I’d say it was the British accents, for which I’m a sucker — but then Gordon Ramsay has one and his over-bleeped culinary combats (in their endless iterations) have grown tiresome.
I think it’s mostly down to the contestants. Somebody with the show has a real knack for finding the most authentic, likable people in all of the UK. The amateur bakers span the gamut of age and background, and there isn’t one I wouldn’t love having over for dinner. Especially if they brought dessert.
I dig the format too. Unlike most reality TV, it doesn’t try to gin up fake conflict or personal meltdowns. (The two hosts, Sue Perkins and Mel Giedroyc, actually threatened to walk in Season One when they thought the contestants were being manipulated to create drama.) As a result, the show feels more like a county-fair bake-off than a high-stakes clash of prima donnas. If you see tears on the show, it’s because a souffle collapsed — not because of some maudlin backstory.
Then there’s the photography: Lovely and lingering. And the judges: Tough but unfailingly polite. The hosts, Sue and Mel, have an unfortunate tendency toward ribald innuendo — but I think that’s pretty British too.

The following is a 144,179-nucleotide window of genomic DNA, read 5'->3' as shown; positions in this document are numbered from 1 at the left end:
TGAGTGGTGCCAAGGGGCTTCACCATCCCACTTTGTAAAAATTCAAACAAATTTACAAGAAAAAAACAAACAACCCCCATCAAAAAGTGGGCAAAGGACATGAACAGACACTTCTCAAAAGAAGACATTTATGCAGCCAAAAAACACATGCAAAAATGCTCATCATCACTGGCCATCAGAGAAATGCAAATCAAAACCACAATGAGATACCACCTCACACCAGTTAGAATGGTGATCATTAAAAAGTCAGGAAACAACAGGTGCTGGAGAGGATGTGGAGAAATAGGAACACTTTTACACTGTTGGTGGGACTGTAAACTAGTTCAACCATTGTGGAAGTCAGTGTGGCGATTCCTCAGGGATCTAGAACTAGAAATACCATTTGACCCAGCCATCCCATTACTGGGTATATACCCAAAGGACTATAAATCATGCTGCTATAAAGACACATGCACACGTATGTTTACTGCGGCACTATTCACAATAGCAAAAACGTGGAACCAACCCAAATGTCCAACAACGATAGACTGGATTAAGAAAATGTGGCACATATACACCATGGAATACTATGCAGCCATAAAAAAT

Finally: Baking. I think it’s fair to judge a civilization less by its technology than by the importance it attaches to pastry. Britain has its problems, but there’s always hope for a country that prizes handmade eclairs.
We’ve been streaming the 2014 season via Netflix. I believe that’s the first one to be available in the U.S., even though the BBC show has been running in the UK since 2010. If you have any interest at all in watching nice people bake wonderful things, this is a show you’ll like.